Victims Ali Eskandarian, Arash Farazmand, and Soroush Farazmand (photo by Gabriela Fellet for SPIN)

If you were reading Greenpointers last week or keeping up with the news in general, you probably haven’t been able to shake a general feeling of shock and horror in the wake of the tragic triple murder-suicide that happened in an unassuming East Williamsburg apartment just after midnight on Monday. Arash Farazmand (27) and Soroush Farazmand (28), brothers and members of the local indie band, The Yellow Dogs, were killed, as well as their friend and fellow musician, Ali Eskandarian (35).

Tonight Brooklyn Bowl is hosting a tribute show and fundraiser in memory of the three victims. All of the proceeds (100%) will go to the families of those killed, the hospital bills for Sasan Sadeghpourosko, the bandmate who was injured in the shooting, and the two surviving members of the band. The show starts at 7pm and tickets are still available for $15-$30.

The memorial will feature performances from Nada Surf, Habibi, James Chance of the Contortions, Luke Temple of Here We Go Magic, Dirty Fences, TV on the Radio’s Kyp Malone, Shirin Neshat, and Hamish Kilgour of The Clean. There will also be DJ sets from Paul Banks (Interpol), Vito & Druzzi (The Rapture), Jonathan Toubin, Nick Offer (of !!!), Sinkane, The Men, and more.

The victims were all expatriates who fled Teheran to pursue freedom of expression, in search of a place where they could perform their music, free of political constraints. Several months ago, Arash Farazmand became the last member of the band to be granted political asylum.  But despite the way the story is being reported in the mainstream media, the band’s Iranian roots did not define their identity as artists.


“We try not to say Iran, Iran, Iran; because the essence of the band is not only that we’re from Iran,” basist Siavash Karampour (who was not in the house at the time of the shooting) told Rolling Stone in a 2011 interview, saying that their songs were “surrealistic, symbolic” stories. “You can relate them to Iran or to America, whatever. We don’t want to be a political band only.”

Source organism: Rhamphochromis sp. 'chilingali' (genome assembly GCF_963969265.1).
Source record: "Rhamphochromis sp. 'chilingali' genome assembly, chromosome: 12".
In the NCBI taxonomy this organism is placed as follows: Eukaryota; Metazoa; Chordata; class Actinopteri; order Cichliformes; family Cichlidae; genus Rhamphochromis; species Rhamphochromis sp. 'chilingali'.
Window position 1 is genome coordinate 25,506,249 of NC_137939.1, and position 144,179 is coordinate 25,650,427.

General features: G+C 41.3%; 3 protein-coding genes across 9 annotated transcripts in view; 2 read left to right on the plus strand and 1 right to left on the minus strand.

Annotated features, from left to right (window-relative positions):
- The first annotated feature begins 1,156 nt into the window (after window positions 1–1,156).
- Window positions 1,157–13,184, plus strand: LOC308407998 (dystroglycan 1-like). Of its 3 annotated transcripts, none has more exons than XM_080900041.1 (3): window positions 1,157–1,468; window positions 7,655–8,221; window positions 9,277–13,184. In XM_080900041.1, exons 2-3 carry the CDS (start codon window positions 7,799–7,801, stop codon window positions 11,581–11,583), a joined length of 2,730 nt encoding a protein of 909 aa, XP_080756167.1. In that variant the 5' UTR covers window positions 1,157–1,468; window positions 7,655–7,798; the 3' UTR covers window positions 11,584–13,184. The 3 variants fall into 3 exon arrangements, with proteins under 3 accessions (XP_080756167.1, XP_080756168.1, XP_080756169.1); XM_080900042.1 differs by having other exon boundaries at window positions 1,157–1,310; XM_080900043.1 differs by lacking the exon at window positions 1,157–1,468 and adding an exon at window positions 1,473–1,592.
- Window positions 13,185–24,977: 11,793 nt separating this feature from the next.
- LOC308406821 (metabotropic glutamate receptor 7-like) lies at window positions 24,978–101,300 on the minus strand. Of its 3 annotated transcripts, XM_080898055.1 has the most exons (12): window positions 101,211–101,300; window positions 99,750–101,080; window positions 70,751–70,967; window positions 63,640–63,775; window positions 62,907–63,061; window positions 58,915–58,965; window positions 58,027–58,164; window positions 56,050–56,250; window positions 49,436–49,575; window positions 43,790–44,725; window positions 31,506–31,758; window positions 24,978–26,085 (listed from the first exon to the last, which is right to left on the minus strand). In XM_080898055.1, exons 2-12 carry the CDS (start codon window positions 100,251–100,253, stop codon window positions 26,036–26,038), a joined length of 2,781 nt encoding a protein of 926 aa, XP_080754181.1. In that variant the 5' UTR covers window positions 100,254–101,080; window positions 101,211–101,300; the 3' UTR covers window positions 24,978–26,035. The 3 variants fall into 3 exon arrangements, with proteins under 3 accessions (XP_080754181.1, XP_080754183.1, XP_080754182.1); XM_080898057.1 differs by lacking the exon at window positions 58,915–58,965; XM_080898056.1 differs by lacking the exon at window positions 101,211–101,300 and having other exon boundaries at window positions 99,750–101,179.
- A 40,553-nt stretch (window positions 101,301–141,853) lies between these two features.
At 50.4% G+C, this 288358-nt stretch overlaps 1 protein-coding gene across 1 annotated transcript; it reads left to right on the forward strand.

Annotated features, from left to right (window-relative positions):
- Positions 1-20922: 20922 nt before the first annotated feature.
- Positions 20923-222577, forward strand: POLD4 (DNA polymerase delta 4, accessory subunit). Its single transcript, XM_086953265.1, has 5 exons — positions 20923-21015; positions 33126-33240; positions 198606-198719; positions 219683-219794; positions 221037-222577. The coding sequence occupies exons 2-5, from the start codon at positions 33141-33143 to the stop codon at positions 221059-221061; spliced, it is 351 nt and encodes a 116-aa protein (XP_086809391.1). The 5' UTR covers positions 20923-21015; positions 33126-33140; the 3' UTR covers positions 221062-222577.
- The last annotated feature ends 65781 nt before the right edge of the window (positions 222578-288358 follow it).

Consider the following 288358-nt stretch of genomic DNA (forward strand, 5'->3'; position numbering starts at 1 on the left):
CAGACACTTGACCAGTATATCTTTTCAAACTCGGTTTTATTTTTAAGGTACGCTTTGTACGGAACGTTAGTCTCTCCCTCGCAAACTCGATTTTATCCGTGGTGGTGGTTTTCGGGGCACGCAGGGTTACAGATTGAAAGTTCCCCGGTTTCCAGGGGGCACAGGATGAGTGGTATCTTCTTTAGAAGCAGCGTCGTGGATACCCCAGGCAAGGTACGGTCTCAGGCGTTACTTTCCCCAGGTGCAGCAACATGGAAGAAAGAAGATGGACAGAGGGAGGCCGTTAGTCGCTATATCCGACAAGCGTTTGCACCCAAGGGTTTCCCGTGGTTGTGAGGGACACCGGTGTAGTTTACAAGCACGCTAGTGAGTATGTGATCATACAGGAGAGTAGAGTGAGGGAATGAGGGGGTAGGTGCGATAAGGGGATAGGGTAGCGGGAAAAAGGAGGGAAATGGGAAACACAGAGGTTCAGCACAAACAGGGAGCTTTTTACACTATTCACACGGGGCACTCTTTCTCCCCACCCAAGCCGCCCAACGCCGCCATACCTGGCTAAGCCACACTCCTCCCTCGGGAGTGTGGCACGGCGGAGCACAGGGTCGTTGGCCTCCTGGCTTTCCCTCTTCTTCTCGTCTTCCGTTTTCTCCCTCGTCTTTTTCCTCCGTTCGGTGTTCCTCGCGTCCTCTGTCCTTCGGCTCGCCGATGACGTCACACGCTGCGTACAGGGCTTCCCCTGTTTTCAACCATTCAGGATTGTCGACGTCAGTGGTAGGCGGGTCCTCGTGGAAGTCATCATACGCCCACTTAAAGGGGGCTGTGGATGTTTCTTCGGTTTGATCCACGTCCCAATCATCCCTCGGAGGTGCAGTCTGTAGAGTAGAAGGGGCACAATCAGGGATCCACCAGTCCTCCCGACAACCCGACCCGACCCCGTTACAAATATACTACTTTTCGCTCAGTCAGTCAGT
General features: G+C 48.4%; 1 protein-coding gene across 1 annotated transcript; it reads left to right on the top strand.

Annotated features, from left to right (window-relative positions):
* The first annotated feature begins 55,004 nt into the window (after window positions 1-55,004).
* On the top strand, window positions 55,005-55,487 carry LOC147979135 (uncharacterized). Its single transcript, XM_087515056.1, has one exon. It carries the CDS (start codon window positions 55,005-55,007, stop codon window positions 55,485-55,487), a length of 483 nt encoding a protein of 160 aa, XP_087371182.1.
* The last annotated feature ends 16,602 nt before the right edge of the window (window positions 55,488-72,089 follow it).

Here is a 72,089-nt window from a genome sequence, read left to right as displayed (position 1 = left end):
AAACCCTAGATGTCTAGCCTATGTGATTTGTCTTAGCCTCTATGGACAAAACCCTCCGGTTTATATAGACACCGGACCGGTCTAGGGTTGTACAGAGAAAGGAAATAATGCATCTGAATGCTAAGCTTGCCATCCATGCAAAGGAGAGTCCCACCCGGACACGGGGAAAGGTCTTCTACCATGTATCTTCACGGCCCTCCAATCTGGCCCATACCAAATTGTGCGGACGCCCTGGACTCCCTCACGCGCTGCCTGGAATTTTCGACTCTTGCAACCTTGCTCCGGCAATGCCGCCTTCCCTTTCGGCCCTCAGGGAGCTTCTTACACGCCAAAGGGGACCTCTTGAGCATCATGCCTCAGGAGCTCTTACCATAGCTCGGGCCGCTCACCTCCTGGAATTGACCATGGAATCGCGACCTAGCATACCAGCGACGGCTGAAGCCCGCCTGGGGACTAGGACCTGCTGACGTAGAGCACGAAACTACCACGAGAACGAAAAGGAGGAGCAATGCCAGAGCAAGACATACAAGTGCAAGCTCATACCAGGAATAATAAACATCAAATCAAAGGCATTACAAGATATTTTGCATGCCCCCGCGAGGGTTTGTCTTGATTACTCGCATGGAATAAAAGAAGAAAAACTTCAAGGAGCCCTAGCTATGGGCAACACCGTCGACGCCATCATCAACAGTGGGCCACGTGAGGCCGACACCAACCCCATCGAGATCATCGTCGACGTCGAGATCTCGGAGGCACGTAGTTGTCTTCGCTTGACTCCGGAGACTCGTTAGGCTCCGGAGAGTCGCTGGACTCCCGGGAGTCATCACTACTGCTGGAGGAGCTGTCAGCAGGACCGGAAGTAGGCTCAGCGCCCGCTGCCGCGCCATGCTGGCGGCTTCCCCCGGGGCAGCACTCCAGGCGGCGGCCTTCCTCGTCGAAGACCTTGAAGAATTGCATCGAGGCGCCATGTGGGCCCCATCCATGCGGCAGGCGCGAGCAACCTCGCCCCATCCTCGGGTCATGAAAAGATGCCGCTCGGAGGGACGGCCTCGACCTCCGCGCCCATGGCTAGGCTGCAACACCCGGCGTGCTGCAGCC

The shooter was 29-year-old Ali Akbar Mohammed Rafie, who had been kicked out of another band, The Free Keys, last year. He used .308-caliber assault rifle to kill the three men before ending his own life on the roof of the building.

Pooya Hosseini (28) was in the building at the time and managed to survive in a confrontation with the gunman. He recently shared his experience with the NY Times in brilliant detail, describing crouching in the corner of his bedroom behind a coat rack, hearing the sounds of gunshots as the shooter slowly ascended the stairs to his room. When the door burst open and the shooter pointed his weapon in Hosseini’s face–all he could do was keep talking to save his life.

The Times writes, As Mr. Rafie’s eyes settled on a spot just above Mr. Hosseini, he announced, “I need to kill you and then I need to kill myself. This is what I have to do. This is what I have to do.”

The men then physically wrestled over the weapon, until the shooter heard police sirens and went to the roof, where he shot himself. Clearly, Rafie was a deeply disturbed young man in need of mental help. The tragedy is that this had to end the way it did, with four lives lost in rapid succession.

“We were closer than brothers,” Karampour told Rolling Stone after the incident. “I wish all this attention was just for a new release of an album. It took us three bodies to become famous.”

The surviving band members are also accepting donations in support of the victims’ families. Their statement: “With your donation, you will be helping the families memorialize and honor their beloved deceased victims. And you will also aide the surviving friends/roommates pick up the pieces and recompose their lives.” Read more from them here

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